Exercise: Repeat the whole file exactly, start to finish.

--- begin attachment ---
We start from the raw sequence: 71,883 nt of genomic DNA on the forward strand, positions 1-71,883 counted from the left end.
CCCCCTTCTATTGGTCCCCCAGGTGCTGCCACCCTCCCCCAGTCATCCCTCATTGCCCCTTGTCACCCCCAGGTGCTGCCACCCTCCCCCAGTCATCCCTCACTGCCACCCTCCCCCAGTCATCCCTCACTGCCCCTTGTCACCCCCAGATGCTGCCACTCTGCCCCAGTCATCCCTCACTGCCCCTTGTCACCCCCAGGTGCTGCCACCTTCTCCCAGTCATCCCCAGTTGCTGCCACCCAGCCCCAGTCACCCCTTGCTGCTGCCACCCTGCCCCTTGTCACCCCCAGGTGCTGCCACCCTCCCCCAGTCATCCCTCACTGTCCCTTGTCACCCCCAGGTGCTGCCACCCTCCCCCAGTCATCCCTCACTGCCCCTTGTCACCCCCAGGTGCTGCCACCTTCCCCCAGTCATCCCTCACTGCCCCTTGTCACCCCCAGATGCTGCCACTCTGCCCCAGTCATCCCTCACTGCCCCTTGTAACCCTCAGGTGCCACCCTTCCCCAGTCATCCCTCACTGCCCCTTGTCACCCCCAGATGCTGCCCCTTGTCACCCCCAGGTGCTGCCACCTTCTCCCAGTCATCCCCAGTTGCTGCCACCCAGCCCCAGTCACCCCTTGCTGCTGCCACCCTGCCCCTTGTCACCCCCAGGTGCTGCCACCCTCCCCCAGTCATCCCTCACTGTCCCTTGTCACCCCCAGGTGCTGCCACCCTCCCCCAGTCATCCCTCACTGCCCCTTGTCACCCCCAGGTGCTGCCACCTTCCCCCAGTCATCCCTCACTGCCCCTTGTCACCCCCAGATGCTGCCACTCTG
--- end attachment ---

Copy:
We start from the raw sequence: 71,883 nt of genomic DNA on the forward strand, positions 1-71,883 counted from the left end.
CCCCCTTCTATTGGTCCCCCAGGTGCTGCCACCCTCCCCCAGTCATCCCTCATTGCCCCTTGTCACCCCCAGGTGCTGCCACCCTCCCCCAGTCATCCCTCACTGCCACCCTCCCCCAGTCATCCCTCACTGCCCCTTGTCACCCCCAGATGCTGCCACTCTGCCCCAGTCATCCCTCACTGCCCCTTGTCACCCCCAGGTGCTGCCACCTTCTCCCAGTCATCCCCAGTTGCTGCCACCCAGCCCCAGTCACCCCTTGCTGCTGCCACCCTGCCCCTTGTCACCCCCAGGTGCTGCCACCCTCCCCCAGTCATCCCTCACTGTCCCTTGTCACCCCCAGGTGCTGCCACCCTCCCCCAGTCATCCCTCACTGCCCCTTGTCACCCCCAGGTGCTGCCACCTTCCCCCAGTCATCCCTCACTGCCCCTTGTCACCCCCAGATGCTGCCACTCTGCCCCAGTCATCCCTCACTGCCCCTTGTAACCCTCAGGTGCCACCCTTCCCCAGTCATCCCTCACTGCCCCTTGTCACCCCCAGATGCTGCCCCTTGTCACCCCCAGGTGCTGCCACCTTCTCCCAGTCATCCCCAGTTGCTGCCACCCAGCCCCAGTCACCCCTTGCTGCTGCCACCCTGCCCCTTGTCACCCCCAGGTGCTGCCACCCTCCCCCAGTCATCCCTCACTGTCCCTTGTCACCCCCAGGTGCTGCCACCCTCCCCCAGTCATCCCTCACTGCCCCTTGTCACCCCCAGGTGCTGCCACCTTCCCCCAGTCATCCCTCACTGCCCCTTGTCACCCCCAGATGCTGCCACTCTG